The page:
Please pay a visit. Enjoy.

Thursday, July 19, 2012

The 48 Laws of Power, #3: Conceal Your Intentions

One of my favorite books on strategy is The 48 Laws of Power by Robert Greene and Joost Elffers.  Where The Art of War, by Sun Tzu is written as an overview of the whole topic of strategy, seeking to provide an overall understanding of the subject; and The 36 Strategies tries to impart the knack of strategic thinking through 36 maxims related to well known Chinese folk stories, Mr. Greene focuses on how we influence and manipulate one another, ie "power".

Mr. Greene draws from both Eastern and Western history and literature as his source material. Sun Tzu and Machiavelli as cited as much as wonderful stories of famous con men. Among my favorites is about a scrap metal dealer thinking he bought the Eiffel Tower.

Each of the 48 Laws carries many examples, along with counter examples where it is appropriate that they be noted, and even reversals.

It is a very thorough study of the subject and the hardback version is beautifully produced.

Law #3: Conceal Your Intentions

This is not only straight from The Art of War, but just plain common sense. If people don't know what you're up to, they are less likely to stumble into thwarting your plans. You'll have the element of surprise in hand.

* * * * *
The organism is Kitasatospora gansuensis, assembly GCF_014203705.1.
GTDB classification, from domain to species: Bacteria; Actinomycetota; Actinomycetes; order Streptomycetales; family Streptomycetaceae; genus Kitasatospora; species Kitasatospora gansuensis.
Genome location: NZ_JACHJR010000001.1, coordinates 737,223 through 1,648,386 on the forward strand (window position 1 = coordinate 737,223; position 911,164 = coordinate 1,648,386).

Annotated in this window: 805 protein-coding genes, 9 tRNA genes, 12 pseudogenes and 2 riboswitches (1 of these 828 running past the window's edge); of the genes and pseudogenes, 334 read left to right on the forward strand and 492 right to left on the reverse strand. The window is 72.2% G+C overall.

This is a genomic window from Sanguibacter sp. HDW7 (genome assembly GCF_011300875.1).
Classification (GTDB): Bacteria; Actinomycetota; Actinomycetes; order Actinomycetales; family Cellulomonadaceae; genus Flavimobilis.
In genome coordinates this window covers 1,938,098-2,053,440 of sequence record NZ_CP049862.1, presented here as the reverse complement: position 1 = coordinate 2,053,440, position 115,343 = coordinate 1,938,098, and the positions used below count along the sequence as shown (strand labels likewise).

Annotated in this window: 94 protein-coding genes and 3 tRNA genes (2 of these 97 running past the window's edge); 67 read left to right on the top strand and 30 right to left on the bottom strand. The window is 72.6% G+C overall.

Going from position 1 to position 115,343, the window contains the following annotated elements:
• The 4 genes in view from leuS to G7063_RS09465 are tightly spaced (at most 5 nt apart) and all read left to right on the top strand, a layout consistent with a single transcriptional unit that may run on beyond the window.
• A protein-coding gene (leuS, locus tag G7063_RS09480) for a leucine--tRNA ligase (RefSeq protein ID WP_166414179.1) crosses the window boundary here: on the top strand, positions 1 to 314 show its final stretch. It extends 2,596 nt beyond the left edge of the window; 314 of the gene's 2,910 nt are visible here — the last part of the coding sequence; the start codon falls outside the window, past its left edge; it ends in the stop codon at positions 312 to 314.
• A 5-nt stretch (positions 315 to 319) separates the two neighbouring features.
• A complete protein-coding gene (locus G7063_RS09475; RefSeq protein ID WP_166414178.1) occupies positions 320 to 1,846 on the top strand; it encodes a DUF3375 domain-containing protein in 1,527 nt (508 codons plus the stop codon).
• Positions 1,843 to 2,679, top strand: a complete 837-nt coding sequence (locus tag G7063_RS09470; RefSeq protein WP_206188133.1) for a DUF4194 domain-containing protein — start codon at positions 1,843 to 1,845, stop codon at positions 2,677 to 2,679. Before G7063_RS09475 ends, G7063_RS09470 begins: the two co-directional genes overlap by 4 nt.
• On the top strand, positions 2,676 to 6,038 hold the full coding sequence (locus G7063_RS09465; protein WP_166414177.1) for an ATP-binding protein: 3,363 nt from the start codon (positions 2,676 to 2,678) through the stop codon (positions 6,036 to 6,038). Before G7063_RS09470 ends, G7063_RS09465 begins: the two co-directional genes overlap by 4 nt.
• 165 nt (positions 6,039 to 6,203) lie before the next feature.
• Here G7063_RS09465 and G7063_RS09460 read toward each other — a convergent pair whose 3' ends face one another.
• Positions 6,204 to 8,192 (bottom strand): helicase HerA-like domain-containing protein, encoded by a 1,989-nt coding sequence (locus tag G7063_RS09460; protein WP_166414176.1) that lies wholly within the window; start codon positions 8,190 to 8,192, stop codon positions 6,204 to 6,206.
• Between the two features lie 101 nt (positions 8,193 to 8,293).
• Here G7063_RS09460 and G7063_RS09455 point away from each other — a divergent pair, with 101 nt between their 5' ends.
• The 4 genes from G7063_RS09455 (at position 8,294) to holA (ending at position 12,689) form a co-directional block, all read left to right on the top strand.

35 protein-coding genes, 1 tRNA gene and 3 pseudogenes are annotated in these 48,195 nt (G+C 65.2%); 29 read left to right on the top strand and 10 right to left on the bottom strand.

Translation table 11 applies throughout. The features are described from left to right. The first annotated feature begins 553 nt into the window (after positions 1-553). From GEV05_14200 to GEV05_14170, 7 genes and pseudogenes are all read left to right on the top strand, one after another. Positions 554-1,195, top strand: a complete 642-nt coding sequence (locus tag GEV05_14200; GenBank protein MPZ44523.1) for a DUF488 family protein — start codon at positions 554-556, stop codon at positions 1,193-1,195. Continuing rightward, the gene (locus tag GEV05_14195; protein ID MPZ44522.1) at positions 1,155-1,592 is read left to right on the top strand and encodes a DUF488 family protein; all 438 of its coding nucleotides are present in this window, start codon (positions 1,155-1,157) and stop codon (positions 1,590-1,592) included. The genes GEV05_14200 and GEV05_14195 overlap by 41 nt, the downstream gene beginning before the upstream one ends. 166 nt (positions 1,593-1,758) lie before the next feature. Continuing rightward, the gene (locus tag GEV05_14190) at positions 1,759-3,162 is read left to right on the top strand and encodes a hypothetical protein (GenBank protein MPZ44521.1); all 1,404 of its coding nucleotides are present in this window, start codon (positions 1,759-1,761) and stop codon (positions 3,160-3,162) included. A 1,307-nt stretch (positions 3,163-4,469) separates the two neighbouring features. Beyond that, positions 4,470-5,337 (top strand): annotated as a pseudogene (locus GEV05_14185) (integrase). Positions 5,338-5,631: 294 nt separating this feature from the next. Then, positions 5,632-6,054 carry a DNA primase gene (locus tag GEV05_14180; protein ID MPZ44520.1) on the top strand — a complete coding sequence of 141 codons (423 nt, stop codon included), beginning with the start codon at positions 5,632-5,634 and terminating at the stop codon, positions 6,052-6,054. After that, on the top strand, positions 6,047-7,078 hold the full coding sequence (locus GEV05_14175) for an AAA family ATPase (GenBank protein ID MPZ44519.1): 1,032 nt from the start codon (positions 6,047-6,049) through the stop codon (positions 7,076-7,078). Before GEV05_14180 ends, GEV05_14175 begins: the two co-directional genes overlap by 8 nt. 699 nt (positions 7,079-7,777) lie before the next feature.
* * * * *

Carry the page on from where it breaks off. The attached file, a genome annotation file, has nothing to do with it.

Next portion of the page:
Monday, July 16, 2012

The Real Meaning of Kiai

Over at the Martial Art Terminology blog, Charles James Sensei wrote an excellent article on the meaning of Kiai. Below is an excerpt. The full article may be read here.

Let me being my feelings on this term/character/ideograms, kiai is not a battle cry or spirit shout in the sense westerners feel it is a loud expression of spirit and effort where effort is the louder the shout the greater your effort and supposedly spirit level. There is so much more than this when defining and understanding kiai and its energy source called, "Ki."